Written by: NiccolÃ² Ammaniti and Francesca Marciano, based on Ammanitiâ€™s novel
Directed by: Gabriele Salvatores
Starring: Giuseppe Cristiano, Mattia Di Pierro, Aitana SÃ¡nchez-GijÃ³n, Dino Abbrescia, Diego Abatantuono
Released by: Miramax
My Advice: Rent it.
Michele (Cristiano) is doing what most kids did during the summer before the popularity of console gaming, playing aimlessly with his friends. Amidst the wheat fields of southern Italy riding his bike and participating in the innocently cruel games children do, Michele comes across something, or rather someone that will change how he sees the world. In a hole in the ground covered by a sheet of metal is a dirty half-crazed boy, Filippo (Di Pierro). Who this boy is and what his connection is to Micheleâ€™s parents (Abbrescia, SÃ¡nchez-GijÃ³n), and their new â€˜house guestâ€™ Sergio (Abatantuono) will make Michele makes adult decisions and conclusions and take horrible risks so someone so young.
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Everyone gets a chance to show their talents and you donâ€™t feel anyone is there simply to pad the scene. I was really impressed with Di Pierro who plays the kidnapped boy Filippo. Depicting someone who has been underground for days, half mad with privation and the total darkness is a challenge for an adult actor, but this kid manages to pull it off. The cinematography deserves a special mention with the amazing vistas of yellow wheat fields as far as the eye can see. This is obviously to juxtapose the darkness of the underground and the deeds done. However, under that you almost feel the heat of summer making everything dry and brittle, almost fragile. The fields may look like a golden carpet, but the individual stalks can snap so easily. That layering shows the director is willing to give us more than a paint-by-number Hollywood thriller.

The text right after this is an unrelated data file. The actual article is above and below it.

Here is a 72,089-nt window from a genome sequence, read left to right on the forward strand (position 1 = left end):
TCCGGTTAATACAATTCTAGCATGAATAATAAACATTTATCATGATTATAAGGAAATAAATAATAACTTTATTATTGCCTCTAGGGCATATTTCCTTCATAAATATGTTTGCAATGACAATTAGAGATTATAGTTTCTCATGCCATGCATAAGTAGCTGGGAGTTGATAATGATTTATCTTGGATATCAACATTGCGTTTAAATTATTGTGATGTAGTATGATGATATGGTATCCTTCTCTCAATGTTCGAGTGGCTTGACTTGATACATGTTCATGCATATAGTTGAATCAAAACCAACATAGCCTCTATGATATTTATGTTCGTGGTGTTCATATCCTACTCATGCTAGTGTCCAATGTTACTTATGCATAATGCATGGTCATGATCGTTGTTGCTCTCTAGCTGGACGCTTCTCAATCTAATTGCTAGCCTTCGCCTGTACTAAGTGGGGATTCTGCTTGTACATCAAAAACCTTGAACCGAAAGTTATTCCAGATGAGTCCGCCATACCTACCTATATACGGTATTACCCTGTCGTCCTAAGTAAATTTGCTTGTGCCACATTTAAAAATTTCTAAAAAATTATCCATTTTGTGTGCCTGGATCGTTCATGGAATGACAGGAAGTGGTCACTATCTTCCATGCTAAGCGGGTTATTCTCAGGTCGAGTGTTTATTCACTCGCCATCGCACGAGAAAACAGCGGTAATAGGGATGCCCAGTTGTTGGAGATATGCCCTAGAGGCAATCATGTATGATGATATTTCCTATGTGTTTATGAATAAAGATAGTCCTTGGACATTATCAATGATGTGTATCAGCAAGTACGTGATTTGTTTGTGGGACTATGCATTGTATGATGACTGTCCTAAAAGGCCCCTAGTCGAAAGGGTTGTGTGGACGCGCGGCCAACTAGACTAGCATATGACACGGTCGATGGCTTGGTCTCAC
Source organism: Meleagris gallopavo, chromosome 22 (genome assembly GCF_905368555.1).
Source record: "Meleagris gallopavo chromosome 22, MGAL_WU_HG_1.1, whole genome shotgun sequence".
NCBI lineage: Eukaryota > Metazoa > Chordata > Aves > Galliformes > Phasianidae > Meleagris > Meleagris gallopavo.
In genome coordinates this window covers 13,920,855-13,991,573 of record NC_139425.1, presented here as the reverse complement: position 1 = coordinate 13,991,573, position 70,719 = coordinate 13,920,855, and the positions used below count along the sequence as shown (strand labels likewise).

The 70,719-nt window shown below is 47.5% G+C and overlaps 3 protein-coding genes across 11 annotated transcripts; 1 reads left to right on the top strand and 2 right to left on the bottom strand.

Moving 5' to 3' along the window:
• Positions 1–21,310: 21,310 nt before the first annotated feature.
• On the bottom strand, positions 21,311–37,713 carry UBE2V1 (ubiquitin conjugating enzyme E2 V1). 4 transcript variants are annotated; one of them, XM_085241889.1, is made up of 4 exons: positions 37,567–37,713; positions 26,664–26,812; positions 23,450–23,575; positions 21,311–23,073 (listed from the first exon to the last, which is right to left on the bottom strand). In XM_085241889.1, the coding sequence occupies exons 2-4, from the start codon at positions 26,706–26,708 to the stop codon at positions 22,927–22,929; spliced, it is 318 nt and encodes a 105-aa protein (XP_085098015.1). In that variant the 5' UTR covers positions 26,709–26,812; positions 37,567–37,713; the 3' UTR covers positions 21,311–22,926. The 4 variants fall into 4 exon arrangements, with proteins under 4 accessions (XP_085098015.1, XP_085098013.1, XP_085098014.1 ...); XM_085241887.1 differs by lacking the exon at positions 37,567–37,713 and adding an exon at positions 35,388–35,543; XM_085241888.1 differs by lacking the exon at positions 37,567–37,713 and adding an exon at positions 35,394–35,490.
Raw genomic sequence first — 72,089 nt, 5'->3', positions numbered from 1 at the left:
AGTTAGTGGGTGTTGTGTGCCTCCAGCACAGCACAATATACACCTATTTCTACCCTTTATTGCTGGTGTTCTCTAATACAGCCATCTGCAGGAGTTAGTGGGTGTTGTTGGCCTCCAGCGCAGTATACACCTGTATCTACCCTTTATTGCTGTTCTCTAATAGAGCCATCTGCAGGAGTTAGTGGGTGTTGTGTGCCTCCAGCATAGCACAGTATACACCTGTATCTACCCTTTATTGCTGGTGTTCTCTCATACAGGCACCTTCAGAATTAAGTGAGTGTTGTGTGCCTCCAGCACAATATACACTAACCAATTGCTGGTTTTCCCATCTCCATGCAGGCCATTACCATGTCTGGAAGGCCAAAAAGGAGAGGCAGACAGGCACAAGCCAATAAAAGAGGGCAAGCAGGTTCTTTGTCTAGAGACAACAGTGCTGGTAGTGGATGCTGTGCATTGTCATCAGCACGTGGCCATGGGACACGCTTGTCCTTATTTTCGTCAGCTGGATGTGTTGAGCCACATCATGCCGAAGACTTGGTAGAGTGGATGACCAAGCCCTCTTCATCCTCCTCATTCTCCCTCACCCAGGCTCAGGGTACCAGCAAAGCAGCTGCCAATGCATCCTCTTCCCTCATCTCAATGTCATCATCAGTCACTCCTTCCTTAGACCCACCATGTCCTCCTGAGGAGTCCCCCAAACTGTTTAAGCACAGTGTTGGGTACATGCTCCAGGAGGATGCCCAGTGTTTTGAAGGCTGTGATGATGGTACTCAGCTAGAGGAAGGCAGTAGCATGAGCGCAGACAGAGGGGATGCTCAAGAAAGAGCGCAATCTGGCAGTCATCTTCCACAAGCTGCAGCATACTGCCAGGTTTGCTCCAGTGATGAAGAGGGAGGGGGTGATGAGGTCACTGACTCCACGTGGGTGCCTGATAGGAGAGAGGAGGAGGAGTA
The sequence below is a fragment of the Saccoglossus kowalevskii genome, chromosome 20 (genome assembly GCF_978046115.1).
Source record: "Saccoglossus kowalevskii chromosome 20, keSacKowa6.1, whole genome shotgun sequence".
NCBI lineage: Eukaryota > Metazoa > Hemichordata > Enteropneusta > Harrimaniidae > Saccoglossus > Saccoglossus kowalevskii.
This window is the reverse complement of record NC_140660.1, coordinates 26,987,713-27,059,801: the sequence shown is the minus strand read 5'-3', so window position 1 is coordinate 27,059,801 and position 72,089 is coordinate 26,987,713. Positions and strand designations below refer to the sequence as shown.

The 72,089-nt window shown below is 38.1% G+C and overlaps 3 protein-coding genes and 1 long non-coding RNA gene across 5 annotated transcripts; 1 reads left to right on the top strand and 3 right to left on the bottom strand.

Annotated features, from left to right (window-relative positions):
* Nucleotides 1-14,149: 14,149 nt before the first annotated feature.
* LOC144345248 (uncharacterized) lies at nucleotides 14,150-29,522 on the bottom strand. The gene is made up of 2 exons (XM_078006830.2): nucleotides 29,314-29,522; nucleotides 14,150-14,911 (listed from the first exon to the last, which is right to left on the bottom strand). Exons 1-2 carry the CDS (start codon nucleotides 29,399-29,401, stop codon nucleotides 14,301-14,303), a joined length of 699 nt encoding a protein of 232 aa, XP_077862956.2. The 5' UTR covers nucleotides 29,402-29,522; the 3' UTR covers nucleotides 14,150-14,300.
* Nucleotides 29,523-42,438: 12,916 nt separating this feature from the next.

Given the density of this movie, it is extremely irritating that there are no special features. I would have loved to hear a commentary from the author on how he handled taking the book and turning it into film or the hidden meanings behind the visuals he used. Not even a behind the scenes featurette on how the children dealt with such dark material. So even though this is a good movie, I can only recommend Iâ€™m Not Scared for rental if you know you canâ€™t see it on cable or your local art house, if you have one.